This way the faculty do get the ‘student experience’ (or part of it), and they incorporate that into their design decisions.

    A larger issue around that is: most people don’t understand design as a process. People often think they are transferring a live experience piece-by-piece in a one-to-one ratio with an online experience. Of course, THERE IS NO SUCH EQUIVALENCE.

    Design is problem-solving where the goal state is largely undefined. And, as several here have thoughtfully pointed out, faculty don’t have a clear image of what that is and SHOULD NOT until they have really defined what they’re trying to accomplish.

    Everyone commenting here has been down that road, and so you know not only the disciplinary learning goals but also these other goals like media literacy, navigation, wayfinding, etc.

    A lot of faculty who teach online will never have all the experiences the folks discussing here have. But faculty who teach online can get a taste of it and see how online teaching is not just plunking down assets in a linear flow–to return to the original topic.

    1. If newbie faculty get the student experience, and that experience is based on Canvas defaults, they will find it easy. I have watched faculty do this with Blackboard – the defaults are understood and used as the base of any class, regardless of the pedagogy the faculty use in their classrooms. So I’m not sure I’m against starting with the “transfer” idea – it may help faculty who are new to online consider their pedagogy first. The difficulty here is that if they do understand their pedagogy, and do see some ways of creating it in the online mode, but then the system cannot create it for them, I’m not sure we’ve come very far in design.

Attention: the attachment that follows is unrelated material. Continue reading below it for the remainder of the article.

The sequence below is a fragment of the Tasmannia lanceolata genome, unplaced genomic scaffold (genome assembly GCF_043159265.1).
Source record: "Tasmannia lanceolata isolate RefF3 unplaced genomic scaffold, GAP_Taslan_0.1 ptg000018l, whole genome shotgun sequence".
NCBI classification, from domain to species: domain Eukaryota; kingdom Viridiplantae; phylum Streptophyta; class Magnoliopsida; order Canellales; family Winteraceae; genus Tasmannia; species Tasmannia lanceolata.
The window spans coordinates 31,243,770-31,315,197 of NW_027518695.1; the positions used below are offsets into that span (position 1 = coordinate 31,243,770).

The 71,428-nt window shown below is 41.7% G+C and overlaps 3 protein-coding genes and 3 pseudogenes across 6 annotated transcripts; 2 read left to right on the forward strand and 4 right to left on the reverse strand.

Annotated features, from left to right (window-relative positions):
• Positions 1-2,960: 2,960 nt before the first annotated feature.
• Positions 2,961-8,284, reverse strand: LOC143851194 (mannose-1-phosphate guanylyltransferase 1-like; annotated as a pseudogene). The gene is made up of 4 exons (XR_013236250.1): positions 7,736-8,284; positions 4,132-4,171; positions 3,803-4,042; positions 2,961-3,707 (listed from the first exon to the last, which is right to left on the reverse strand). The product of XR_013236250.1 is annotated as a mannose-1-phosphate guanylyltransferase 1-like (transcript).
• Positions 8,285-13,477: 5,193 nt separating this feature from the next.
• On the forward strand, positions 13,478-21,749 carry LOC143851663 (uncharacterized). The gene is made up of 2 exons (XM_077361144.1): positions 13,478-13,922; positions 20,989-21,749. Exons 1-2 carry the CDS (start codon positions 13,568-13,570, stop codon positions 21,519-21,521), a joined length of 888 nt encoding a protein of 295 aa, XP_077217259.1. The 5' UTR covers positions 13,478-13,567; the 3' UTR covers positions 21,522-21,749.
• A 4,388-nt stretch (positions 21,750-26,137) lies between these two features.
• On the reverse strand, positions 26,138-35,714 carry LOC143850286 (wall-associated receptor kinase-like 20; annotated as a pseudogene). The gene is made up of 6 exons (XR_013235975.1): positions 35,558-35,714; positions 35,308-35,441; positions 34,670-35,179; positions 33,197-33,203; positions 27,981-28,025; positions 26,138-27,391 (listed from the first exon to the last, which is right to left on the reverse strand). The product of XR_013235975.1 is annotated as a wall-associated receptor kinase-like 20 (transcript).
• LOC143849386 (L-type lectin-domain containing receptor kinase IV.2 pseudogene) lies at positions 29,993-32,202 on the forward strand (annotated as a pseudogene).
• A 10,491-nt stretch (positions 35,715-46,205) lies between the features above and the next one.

12. Well, I am putting the materials in Canvas, so I am not using the defaults. As I wrote: I’m using different approaches so faculty can experience them first-hand and choose.

    I disagree that a face-to-face course can simply be transferred one-to-one online with even moderate effectiveness. If the course is all lectures, with two tests, a midterm, and a final, I can be fairly sure that will not be an effective online set-up, based on what we know about social interactions, frequent and rapid feedback, and online learning.

    Even when faculty have a nuanced sense of pedagogy in the face-to-face context, the learning transfer to a new platform is challenging. That may be what you are saying, Lisa, but it’s hard to tell from our abbreviated online chatting–which is sort of the point.

    1. Oh, I don’t think we really disagree. F2F courses cannot be simply transferred to online. But if an instructor is aware of his/her pedagogy, and has developed effective methods of teaching in the classroom (that would certainly include more than just lectures, tests, a midterm and a final), then that can be a good starting point for determining what they want to do online. I have seen countless cases of good pedagogy, pedagogy that suits the instructor and emphasizes his/her strengths, thrown to the wind as the faculty member tries to grasp what they must do in an LMS just to make it functional. So yes, indeed, it is challenging. What you’re doing with making things available in Canvas is, I’m sure, designed to encourage creativity. Not everyone has that kind of awareness and presentation of what faculty do, the way you do. For most faculty, the introduction to online teaching, through Canvas or any LMS, will be LMS training based on defaults.